“Subjects of Desire,” a provocative feature documentary written and directed by Jennifer Holness, screened at the 30th Anniversary of the Pan African Film Festival that took place in Los Angeles from April 19, to May 1.
Jennifer had to reschedule her 30th wedding anniversary to Greece in order to be in attendance for her screening at this festival, that’s how special this was to her. This documentary has premiered at over 30 film festivals across the world, but being supported by the Black community is always a great feeling, she states.
The film covers, in extreme detail, the history of feminism in America and how that has affected the competition of beauty pageants, specifically for Black women. The inspiration behind “Subjects of Desire” came from Jennifer Holness’s three daughters and their struggles embracing their beauty.
She began to notice when her eldest turned 15 and struggled with her self-image. That transpired into creating a documentary to help all of her daughters to understand that the way young Black women see themselves is engineered by society.
There were parts of African Canadian history and African American history that her daughters, along with many young Black girls and women, were unaware of. Jennifer believed that teaching them about history will help them gain insight on why it is more difficult for Black women to learn how to find values within themselves.
She states, “The dominant narrative is designed to diminish us. I want to challenge the system with my work. I want to relook at how we see things. I want Black women and girls to rethink how they’ve been made to feel this way.”
Jennifer said that reacting to her daughters struggling with internal battles broke her. “I tear up thinking about it.”
She noticed that her eldest preferred braids over her natural hair and was unable to receive compliments when they were given by her predominately White classmates. The eldest revealed that she didn’t believe those compliments were genuine and she was trying her best to fit into the mainstream image of what beauty is.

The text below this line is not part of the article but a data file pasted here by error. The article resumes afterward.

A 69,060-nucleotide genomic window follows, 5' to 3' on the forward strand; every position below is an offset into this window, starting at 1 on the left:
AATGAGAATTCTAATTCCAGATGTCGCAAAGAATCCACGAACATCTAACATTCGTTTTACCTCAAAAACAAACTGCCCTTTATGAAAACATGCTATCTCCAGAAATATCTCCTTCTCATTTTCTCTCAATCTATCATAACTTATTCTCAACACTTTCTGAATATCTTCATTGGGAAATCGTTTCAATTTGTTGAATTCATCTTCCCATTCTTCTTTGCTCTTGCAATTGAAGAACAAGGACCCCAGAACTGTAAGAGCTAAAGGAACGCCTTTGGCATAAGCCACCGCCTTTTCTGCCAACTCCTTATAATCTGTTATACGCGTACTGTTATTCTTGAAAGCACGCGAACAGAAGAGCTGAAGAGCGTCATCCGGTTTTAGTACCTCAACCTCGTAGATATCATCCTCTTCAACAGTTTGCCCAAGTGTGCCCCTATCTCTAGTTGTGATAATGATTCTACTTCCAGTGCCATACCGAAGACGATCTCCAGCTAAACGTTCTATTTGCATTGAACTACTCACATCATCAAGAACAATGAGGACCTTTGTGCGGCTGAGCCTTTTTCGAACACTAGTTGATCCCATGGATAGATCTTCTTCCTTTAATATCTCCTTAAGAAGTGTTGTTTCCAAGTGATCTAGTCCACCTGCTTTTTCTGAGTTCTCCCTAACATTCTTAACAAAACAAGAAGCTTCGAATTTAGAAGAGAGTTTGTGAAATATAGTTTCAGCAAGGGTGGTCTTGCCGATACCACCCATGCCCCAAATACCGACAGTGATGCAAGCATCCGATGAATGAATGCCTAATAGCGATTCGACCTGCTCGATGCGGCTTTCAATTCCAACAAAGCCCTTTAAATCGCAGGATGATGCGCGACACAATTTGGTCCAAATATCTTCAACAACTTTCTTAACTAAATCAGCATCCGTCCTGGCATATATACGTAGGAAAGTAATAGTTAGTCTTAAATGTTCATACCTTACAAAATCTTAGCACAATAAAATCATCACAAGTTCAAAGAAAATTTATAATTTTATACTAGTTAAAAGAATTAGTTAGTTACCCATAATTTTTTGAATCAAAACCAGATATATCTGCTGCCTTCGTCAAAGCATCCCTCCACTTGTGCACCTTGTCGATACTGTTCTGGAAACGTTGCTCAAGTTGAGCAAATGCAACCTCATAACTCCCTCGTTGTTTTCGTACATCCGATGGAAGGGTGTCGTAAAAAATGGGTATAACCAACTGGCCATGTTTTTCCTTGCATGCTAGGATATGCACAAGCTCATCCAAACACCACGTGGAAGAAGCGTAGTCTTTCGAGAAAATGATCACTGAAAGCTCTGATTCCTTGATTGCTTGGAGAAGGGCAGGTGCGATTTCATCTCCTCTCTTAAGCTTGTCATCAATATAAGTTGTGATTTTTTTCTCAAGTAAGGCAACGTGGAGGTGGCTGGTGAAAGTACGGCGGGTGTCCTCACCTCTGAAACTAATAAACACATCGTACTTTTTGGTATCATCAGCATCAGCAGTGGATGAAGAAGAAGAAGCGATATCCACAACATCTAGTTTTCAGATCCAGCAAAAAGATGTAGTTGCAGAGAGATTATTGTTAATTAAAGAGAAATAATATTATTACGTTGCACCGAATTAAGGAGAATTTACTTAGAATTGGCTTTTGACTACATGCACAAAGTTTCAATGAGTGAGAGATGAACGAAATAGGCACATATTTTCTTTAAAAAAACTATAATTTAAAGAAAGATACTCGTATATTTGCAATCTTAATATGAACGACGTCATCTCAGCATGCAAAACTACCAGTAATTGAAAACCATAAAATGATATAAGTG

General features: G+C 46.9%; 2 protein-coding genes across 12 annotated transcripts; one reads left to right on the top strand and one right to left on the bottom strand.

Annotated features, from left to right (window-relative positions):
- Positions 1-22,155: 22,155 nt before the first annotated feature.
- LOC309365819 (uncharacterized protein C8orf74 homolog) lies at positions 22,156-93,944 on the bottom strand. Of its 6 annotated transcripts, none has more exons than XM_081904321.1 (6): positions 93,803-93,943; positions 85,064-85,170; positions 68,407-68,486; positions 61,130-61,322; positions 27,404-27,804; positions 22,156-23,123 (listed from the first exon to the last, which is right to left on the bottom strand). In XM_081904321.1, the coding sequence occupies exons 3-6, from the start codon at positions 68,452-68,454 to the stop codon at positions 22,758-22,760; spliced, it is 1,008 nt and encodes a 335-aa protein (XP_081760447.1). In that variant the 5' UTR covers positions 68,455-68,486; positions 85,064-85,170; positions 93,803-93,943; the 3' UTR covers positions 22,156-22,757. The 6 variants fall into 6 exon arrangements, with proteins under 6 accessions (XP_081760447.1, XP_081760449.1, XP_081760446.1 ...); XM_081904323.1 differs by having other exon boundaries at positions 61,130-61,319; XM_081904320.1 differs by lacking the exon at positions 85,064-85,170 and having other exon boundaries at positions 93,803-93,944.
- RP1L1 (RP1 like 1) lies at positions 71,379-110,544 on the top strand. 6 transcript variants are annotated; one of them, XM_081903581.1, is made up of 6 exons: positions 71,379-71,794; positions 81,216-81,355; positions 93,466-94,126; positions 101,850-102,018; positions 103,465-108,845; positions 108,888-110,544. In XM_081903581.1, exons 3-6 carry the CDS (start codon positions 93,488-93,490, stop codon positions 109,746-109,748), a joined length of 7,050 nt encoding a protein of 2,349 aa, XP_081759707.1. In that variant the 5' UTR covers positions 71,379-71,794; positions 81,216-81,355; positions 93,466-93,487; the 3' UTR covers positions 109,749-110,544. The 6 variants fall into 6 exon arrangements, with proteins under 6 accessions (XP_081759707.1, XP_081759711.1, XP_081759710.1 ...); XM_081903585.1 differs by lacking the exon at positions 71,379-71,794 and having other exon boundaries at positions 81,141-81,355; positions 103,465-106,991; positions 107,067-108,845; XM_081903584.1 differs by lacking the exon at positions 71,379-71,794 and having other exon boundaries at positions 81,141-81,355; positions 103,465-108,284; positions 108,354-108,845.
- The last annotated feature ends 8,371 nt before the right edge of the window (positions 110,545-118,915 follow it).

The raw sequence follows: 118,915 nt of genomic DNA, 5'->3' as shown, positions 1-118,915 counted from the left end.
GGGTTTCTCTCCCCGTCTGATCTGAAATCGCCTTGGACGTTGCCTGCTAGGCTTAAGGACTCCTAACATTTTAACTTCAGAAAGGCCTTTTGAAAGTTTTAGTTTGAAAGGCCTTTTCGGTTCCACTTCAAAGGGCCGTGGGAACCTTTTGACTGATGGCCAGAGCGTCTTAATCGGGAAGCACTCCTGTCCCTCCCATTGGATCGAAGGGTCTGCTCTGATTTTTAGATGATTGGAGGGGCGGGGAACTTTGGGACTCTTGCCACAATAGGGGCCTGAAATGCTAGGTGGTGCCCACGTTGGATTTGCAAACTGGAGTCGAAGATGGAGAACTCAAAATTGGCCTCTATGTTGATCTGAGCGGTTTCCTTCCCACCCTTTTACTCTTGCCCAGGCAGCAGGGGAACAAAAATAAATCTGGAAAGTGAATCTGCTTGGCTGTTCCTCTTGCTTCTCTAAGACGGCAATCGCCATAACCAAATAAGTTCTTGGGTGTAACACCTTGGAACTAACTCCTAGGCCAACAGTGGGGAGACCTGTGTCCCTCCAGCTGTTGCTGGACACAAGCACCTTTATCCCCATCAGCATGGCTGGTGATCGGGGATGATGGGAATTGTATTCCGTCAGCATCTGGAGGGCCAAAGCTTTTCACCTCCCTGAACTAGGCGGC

When Jennifer was younger, she struggled with the same internal battles. Being Jamaican-born, moving in between Canada and New York, she began to notice that she was Black and undesirable. Since she was not fair skinned with straight hair, she too did not fit into the mainstream beauty standards. Being an avid reader at a young age, she learned the dangers of White supremacy and began to dismiss the mainstream dialogue of what beauty is.
Holness states, “Black culture is so appropriated. Black culture is American culture. Americans have adapted what is our culture and try to own it.” Seeing A-list celebrities reap the benefits of Blackness with not even a thank you to the community who came up with the inspiration and creativity is something that Jennifer believes has to change.
Her proposition to this change is for these companies who profit off of Black creatives to invest back into the Black community. Taking everything and receiving nothing back is not okay and must change. “It’s very disheartening when so much is appropriated and nothing is going back into the community,” she said.
Learning about the history of beauty pageant competitions and how that interfered with the feminism movement is what sparked the idea of the pageants being the focus point of the documentary. Jennifer Holness received permission to film the women featured in the 50th anniversary of Miss Black America and that is where she got her interviewers for this documentary.
It worked out perfectly because out of the six women she interviewed, three of them won the competition. Indie Arie and Julie Black are the entertainment voices who appeared on the documentary explaining how they have been able to help the average Black woman using their platform.
Jennifer is pushing for “Subjects of Desire” to be screened in schools and universities across America. “My film brings a lot of elements together and I think it is a great way for young black girls and women to understand themselves and how to move in this world.
“It is also a great conversation for White girls and women to learn about their privilege. It can start a conversation about what real allies look like. I think it can be something very helpful for internal self love and external conversation with various communities.”